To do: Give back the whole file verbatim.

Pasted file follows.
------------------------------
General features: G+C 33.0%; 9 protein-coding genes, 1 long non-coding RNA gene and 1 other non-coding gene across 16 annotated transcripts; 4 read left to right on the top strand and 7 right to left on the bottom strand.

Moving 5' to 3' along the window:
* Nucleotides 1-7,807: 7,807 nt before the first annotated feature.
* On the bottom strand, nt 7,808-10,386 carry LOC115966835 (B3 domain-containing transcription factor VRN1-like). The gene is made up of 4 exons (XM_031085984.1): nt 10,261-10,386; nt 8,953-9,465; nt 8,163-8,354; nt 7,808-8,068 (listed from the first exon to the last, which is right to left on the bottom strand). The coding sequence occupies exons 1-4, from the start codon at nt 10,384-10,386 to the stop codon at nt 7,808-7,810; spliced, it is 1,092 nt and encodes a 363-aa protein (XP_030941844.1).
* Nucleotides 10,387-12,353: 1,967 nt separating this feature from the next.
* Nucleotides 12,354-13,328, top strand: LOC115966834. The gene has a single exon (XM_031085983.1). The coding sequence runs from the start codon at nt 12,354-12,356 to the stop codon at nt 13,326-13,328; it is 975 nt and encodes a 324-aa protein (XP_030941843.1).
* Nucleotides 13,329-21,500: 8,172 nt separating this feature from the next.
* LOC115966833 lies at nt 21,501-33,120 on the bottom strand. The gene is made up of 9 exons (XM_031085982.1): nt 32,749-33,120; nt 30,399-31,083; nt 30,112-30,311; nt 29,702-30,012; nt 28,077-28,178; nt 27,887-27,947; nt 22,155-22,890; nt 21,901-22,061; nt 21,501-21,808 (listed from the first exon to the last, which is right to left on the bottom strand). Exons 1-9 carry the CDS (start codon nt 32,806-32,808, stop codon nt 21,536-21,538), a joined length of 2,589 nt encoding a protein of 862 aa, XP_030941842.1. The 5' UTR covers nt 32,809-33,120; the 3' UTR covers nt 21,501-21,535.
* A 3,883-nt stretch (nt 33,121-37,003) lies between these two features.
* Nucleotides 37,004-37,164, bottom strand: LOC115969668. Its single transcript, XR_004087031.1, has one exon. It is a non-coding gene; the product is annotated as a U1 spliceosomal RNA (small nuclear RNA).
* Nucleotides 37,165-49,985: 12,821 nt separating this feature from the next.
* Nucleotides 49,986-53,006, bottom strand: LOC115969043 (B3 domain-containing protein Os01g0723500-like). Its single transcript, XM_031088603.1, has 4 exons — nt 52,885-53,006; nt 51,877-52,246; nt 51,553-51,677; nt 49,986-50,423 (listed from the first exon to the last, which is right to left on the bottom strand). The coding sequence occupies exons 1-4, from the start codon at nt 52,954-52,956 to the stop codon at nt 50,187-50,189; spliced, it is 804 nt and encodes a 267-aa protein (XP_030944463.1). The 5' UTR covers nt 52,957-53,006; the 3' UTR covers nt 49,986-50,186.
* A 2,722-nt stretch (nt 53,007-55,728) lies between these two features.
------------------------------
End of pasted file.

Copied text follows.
General features: G+C 33.0%; 9 protein-coding genes, 1 long non-coding RNA gene and 1 other non-coding gene across 16 annotated transcripts; 4 read left to right on the top strand and 7 right to left on the bottom strand.

Moving 5' to 3' along the window:
* Nucleotides 1-7,807: 7,807 nt before the first annotated feature.
* On the bottom strand, nt 7,808-10,386 carry LOC115966835 (B3 domain-containing transcription factor VRN1-like). The gene is made up of 4 exons (XM_031085984.1): nt 10,261-10,386; nt 8,953-9,465; nt 8,163-8,354; nt 7,808-8,068 (listed from the first exon to the last, which is right to left on the bottom strand). The coding sequence occupies exons 1-4, from the start codon at nt 10,384-10,386 to the stop codon at nt 7,808-7,810; spliced, it is 1,092 nt and encodes a 363-aa protein (XP_030941844.1).
* Nucleotides 10,387-12,353: 1,967 nt separating this feature from the next.
* Nucleotides 12,354-13,328, top strand: LOC115966834. The gene has a single exon (XM_031085983.1). The coding sequence runs from the start codon at nt 12,354-12,356 to the stop codon at nt 13,326-13,328; it is 975 nt and encodes a 324-aa protein (XP_030941843.1).
* Nucleotides 13,329-21,500: 8,172 nt separating this feature from the next.
* LOC115966833 lies at nt 21,501-33,120 on the bottom strand. The gene is made up of 9 exons (XM_031085982.1): nt 32,749-33,120; nt 30,399-31,083; nt 30,112-30,311; nt 29,702-30,012; nt 28,077-28,178; nt 27,887-27,947; nt 22,155-22,890; nt 21,901-22,061; nt 21,501-21,808 (listed from the first exon to the last, which is right to left on the bottom strand). Exons 1-9 carry the CDS (start codon nt 32,806-32,808, stop codon nt 21,536-21,538), a joined length of 2,589 nt encoding a protein of 862 aa, XP_030941842.1. The 5' UTR covers nt 32,809-33,120; the 3' UTR covers nt 21,501-21,535.
* A 3,883-nt stretch (nt 33,121-37,003) lies between these two features.
* Nucleotides 37,004-37,164, bottom strand: LOC115969668. Its single transcript, XR_004087031.1, has one exon. It is a non-coding gene; the product is annotated as a U1 spliceosomal RNA (small nuclear RNA).
* Nucleotides 37,165-49,985: 12,821 nt separating this feature from the next.
* Nucleotides 49,986-53,006, bottom strand: LOC115969043 (B3 domain-containing protein Os01g0723500-like). Its single transcript, XM_031088603.1, has 4 exons — nt 52,885-53,006; nt 51,877-52,246; nt 51,553-51,677; nt 49,986-50,423 (listed from the first exon to the last, which is right to left on the bottom strand). The coding sequence occupies exons 1-4, from the start codon at nt 52,954-52,956 to the stop codon at nt 50,187-50,189; spliced, it is 804 nt and encodes a 267-aa protein (XP_030944463.1). The 5' UTR covers nt 52,957-53,006; the 3' UTR covers nt 49,986-50,186.
* A 2,722-nt stretch (nt 53,007-55,728) lies between these two features.